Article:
• Resize text plus minus

Support

Asking for help can be one of the hardest things to do. Unfortunately, too often people do not ask for support when needed for many reasons (e.g., they are afraid or don’t know where to find the help they need). Asking for help ISN’T a sign of weakness, it shows STRENGTH and that you are ready to contribute more to your own overall wellbeing and quality of life. Supports can include community support groups, medical assistance or consultation, caregiving, educational support about your specific brain health condition and so on. There are a variety of resources available to you and your family and each organizations goal is to assist you in your journey.
 
What is a Support Network?
A support network is a compilation of personal and professional resources that can provide you with practical, emotional, physical, psychological, and/or spiritual assistance. Whether you are experiencing a brain health condition, or you are caring for someone with on, dealing with the disorder can be quite challenging, which is why having a support network is essential for both the individual and their caregiver. Having a support system can come with numerous advantages for you and your family.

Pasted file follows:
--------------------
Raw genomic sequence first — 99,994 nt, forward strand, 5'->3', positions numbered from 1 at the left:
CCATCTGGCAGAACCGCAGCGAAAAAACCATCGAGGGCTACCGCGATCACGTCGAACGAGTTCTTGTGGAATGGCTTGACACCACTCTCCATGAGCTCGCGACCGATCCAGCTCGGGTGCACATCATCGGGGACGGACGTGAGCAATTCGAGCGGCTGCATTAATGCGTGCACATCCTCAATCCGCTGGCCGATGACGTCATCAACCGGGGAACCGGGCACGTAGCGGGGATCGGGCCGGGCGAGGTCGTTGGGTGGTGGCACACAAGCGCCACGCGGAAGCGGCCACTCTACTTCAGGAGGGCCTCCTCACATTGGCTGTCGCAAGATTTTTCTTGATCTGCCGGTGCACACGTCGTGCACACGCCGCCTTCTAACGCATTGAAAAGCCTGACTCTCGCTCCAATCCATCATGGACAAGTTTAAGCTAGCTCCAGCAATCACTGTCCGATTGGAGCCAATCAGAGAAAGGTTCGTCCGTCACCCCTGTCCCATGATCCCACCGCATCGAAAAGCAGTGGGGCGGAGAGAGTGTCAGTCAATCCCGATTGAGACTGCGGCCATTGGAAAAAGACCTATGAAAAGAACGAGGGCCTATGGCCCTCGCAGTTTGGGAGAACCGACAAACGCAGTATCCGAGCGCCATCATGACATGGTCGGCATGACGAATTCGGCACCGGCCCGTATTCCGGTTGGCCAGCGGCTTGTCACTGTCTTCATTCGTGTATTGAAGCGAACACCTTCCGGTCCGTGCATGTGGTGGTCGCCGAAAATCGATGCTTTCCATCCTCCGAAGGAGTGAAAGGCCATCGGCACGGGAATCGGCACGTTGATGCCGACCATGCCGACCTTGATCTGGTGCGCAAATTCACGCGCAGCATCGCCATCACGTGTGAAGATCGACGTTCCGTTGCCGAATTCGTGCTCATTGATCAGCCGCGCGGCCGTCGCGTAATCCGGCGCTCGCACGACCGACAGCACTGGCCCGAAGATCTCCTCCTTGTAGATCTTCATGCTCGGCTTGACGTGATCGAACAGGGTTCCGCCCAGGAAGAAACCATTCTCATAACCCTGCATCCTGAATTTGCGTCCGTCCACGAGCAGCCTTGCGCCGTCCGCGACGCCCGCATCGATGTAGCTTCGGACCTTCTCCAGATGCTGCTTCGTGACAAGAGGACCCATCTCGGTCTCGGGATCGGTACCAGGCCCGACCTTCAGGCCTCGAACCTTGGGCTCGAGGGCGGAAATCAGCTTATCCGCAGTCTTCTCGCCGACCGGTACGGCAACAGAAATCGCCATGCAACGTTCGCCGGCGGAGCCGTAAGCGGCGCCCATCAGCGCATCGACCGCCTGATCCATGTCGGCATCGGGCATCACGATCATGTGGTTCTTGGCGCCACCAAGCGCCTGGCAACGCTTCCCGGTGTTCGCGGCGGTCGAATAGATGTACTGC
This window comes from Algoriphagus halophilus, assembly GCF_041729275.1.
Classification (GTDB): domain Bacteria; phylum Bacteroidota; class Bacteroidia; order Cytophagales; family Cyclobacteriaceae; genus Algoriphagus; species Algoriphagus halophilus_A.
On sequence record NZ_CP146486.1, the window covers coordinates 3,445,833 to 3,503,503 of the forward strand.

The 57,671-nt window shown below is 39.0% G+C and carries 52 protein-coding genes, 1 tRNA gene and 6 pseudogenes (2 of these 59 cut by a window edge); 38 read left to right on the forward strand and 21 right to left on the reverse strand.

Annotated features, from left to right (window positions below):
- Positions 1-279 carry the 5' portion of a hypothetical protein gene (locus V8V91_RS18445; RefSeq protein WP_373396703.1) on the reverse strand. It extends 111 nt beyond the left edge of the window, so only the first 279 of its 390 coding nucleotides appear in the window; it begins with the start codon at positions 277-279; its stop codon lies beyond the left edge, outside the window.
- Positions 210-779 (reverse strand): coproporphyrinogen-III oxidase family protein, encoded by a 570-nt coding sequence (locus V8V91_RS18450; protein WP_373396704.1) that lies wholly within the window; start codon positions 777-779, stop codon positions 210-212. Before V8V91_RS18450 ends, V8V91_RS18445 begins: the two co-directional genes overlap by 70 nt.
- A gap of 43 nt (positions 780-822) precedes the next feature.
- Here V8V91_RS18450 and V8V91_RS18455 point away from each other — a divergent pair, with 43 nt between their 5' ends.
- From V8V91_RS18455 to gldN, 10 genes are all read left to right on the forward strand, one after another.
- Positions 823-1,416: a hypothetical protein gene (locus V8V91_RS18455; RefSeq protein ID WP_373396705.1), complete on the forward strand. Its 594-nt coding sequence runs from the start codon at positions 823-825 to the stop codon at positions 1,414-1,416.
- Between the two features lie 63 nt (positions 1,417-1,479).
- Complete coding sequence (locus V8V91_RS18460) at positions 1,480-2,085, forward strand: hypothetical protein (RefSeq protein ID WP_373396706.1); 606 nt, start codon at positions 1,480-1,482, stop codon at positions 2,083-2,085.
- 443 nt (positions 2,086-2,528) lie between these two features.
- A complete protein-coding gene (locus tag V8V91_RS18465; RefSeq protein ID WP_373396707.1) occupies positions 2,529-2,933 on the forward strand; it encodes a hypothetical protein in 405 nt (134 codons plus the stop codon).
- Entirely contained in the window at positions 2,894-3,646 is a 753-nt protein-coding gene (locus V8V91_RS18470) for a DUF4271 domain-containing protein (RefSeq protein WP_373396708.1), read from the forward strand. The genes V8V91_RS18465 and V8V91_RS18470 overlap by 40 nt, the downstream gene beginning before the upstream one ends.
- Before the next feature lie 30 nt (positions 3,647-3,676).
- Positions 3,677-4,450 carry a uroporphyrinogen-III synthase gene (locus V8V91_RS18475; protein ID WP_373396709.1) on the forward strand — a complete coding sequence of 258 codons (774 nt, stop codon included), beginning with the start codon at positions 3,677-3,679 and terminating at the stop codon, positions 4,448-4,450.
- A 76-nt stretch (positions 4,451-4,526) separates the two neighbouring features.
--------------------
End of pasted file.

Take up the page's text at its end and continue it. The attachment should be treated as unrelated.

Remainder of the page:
Advantages of Having a Personal Support Network:

  • Less stress: A support network can decrease your stress levels by providing many kinds of practical and emotional support.
  • A stronger sense of belonging: You are less likely to feel lonely if you spend time with people who value and care about you.
  • Greater peace of mind: You will have a stronger sense of security if you have people in your life that you know are willing to help you.
  • Better health: Many studies have found that having strong ties to others can improve your mental and physical health.
 
Creating your own Personal Support Network:
  • Refer to a time in your life where you have experienced your greatest successes. It is likely that you had support during that time or along the way. Reflect on the support system you had then, and decide what worked best for you, what might not have been as effective. Use your past experiences to determine and create your ideal support network.
  • Utilize your friends and family and identify what areas you could use support in and write them down. Ask them for their ideas and feedback on what services might be helpful to you individually and as a family.
  • Inquire about support groups in your area or other means of support services that are readily available to you and your loved ones. Contacting an organization directly associated with your condition is a great resource.
  • When people offer to help you it is because they care. Don’t be afraid to say “yes” to help. After all, those people have the privilege of contributing to your health and well-being.
  • Connect with other individuals who have the same diagnosis and ask them what their support network consists of. They might have some beneficial tips and connections that you will get value from utilizing.
 
Resources for Caregivers: